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Is it harmful to yell at your toddler?

by Maxine
Posted December 17 2010 03:32pm
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Some people might think that because they only yell at their child, and don't do anything physical, that it's really not that bad. But frequent, angry yelling can be as harmful as hitting your child because of the emotional hurt it causes.

If you do lose your temper and yell at your child, tell your child as soon as possible that you are sorry, and it wasn't right for you to behave the way you did. Also, explain that you will try very hard not to yell in the future. Most importantly, show your child that you will always love them.  This is also great modeling for your child, who will learn that yelling is not an acceptable way of dealing with problems.

Yelling is usually a sign that you have lost control and so it will be difficult to parent effectively.  When you are not in control, step back, take a few breaths or remove yourself until you are calm.  You might ask your partner to step in for you as well.

If you are yelling at your child regularly, consult your physician about possible medical reasons for your anger.

 

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The benefits of touch for your toddler

by Maxine
Posted December 22 2010 07:22pm
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Is there anything more comforting to a child than the gentle touch of a loving parent? It is said that touch can speak louder than words and that touch is our first language. How true! When a mother rubs the back of a crying toddler her touch is saying in no uncertain terms, "I care." This quiet yet clear communication between a parent and child is powerful, and its positive effects on children cannot be overstated.

So remember, when you comfort your young child, regardless of her age, touch can play an important role in how you communicate your affection and support.

It is also important for parents to be in tune with their children, and to read the cues and clues that children give about the type and amount of touch that suits them at a particular moment. Sometimes too much cuddling will make a child cranky; if this happens, it's time to back off. In fact, some children are naturally more reactive and sensitive to touch than others and at times may find too much touch over-stimulating. They'll let you know when they need a break - your job as a parent is to recognize and follow their lead. Often, a casual touch on the shoulder is enough to let children know that you love them.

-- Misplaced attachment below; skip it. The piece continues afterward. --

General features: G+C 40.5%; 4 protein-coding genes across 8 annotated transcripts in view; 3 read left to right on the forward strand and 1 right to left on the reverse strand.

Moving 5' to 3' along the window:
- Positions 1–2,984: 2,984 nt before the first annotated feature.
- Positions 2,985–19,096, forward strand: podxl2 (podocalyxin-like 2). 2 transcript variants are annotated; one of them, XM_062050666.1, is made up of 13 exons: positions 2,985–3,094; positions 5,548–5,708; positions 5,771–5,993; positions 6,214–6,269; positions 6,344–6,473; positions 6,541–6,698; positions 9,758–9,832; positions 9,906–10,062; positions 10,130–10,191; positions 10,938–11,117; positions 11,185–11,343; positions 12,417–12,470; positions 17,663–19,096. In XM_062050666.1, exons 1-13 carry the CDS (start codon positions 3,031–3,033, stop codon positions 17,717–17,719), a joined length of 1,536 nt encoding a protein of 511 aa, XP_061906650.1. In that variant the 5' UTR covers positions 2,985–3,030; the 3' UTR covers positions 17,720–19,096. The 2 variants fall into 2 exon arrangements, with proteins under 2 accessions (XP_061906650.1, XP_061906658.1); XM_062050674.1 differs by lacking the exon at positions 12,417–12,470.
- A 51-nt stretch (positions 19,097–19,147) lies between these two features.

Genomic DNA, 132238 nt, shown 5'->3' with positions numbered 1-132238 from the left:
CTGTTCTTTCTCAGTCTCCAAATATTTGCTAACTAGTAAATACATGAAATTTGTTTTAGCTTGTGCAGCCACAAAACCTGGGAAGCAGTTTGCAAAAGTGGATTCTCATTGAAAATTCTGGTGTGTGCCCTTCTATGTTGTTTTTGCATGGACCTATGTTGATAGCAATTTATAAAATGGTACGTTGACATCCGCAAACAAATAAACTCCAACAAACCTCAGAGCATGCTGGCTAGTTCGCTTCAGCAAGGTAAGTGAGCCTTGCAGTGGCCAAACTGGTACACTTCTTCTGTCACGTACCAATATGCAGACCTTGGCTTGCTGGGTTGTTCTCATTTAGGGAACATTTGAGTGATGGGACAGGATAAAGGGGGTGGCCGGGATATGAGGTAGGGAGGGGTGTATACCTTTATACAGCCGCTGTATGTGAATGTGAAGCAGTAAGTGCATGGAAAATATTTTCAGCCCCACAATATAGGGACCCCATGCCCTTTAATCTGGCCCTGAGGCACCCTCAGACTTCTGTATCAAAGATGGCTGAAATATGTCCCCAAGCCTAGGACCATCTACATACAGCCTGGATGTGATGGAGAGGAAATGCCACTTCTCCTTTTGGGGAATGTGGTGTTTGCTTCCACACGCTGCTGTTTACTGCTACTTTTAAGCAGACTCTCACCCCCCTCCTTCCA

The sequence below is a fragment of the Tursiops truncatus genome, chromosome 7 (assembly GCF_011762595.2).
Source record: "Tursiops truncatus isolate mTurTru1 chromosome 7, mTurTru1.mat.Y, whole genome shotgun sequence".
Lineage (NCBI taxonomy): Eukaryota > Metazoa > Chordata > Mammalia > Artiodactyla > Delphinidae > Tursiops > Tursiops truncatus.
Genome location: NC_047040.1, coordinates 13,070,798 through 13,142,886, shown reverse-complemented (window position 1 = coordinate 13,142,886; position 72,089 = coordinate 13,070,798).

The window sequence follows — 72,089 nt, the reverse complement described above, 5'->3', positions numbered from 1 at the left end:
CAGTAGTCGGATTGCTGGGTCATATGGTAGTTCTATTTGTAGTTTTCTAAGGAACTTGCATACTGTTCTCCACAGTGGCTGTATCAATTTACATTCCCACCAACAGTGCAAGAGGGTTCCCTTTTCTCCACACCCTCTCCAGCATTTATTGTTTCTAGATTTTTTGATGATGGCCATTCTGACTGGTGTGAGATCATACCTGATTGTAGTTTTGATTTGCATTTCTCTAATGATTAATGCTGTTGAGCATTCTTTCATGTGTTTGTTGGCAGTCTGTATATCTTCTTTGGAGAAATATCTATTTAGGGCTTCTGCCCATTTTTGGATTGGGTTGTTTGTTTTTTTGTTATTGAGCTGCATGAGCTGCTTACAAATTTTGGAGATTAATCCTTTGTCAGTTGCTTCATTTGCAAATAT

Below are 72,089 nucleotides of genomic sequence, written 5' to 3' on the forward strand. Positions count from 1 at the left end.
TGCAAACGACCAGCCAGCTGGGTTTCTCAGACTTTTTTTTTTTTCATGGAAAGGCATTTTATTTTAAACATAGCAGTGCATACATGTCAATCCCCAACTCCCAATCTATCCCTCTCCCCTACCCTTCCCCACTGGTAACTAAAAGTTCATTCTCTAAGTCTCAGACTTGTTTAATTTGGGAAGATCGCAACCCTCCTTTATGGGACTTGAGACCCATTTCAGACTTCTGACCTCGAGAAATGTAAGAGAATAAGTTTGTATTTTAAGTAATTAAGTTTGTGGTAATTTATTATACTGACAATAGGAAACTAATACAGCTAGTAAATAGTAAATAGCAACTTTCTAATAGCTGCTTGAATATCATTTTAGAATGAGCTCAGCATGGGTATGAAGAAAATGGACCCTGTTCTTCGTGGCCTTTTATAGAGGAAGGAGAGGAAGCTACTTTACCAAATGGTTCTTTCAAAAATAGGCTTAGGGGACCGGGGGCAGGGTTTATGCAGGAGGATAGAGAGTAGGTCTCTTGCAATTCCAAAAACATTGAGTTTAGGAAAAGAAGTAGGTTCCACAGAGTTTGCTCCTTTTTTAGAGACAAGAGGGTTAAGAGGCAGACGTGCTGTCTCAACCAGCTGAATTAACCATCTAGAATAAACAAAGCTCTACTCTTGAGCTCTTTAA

So read your child's cues, and remember that touch can speak louder than words. When it's used sensitively, it sends a powerful message of love and security.

 

 

 

 

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The Causes of Bedwetting

by Maxine
Posted September 5 2011 06:10pm
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Many children are unable to sleep through the night without wetting the bed. For most children, bedwetting fades away as they get older, usually by 5-6 years of age.

Here are several reasons why your child might wet the bed:

Your child may not have the bladder control needed to stay dry through the night. In fact, one in seven children wets the bed regularly past the age of three.

Your child might be a sound sleeper and the urge to urinate doesn't wake her up.

Your child may be drinking too much before bedtime. This doesn't mean your child shouldn't have a drink before bed - just don't let her overdo it.

Your child may have a small bladder or he may just produce more urine at night. 

Your child may suffer from constipation. A bowel that has stool will press against the bladder. 

If your child is still wearing diapers, he may not feel motivated to stay dry through the night because he doesn't notice when he has wet himself.

Bedwetting can be a reaction to stress in your child's life. Things like a new brother or sister, a new daycare, experience or parents’ separation may trigger it or make it worse.

Your child may have inherited this from you.  Scientists have discovered a gene for bedwetting. If one parent wet the bed as a child, their child has a 25% risk of bedwetting. If both parents wet the bed as children, their child's risk increases to about 65%. (www.caringforkids.cps.ca)

And, in a few cases, there may be some physical problem causing your child to wet the bed, such as a urinary tract infection or physical abnormality.

If you have any reason to suspect your child may have some physical problem underlying night-time bedwetting, or if your child is embarrassed about wetting the bed, or if you think bedwetting is going on too long, consult your child's health care provider.

Whether you and your doctor decide to treat the bedwetting or simply wait for your child to outgrow it, be sure that your child knows bedwetting is not a bad behaviour. It is not his fault do not shame, punish or scold your child if he wets the bed. Provide comfort and support.

The Canadian Pediatric Society recommends that you talk to your doctor if your child: 

  • Wants to be dry at night and is concerned by the bedwetting. 
  • Is having daytime accidents.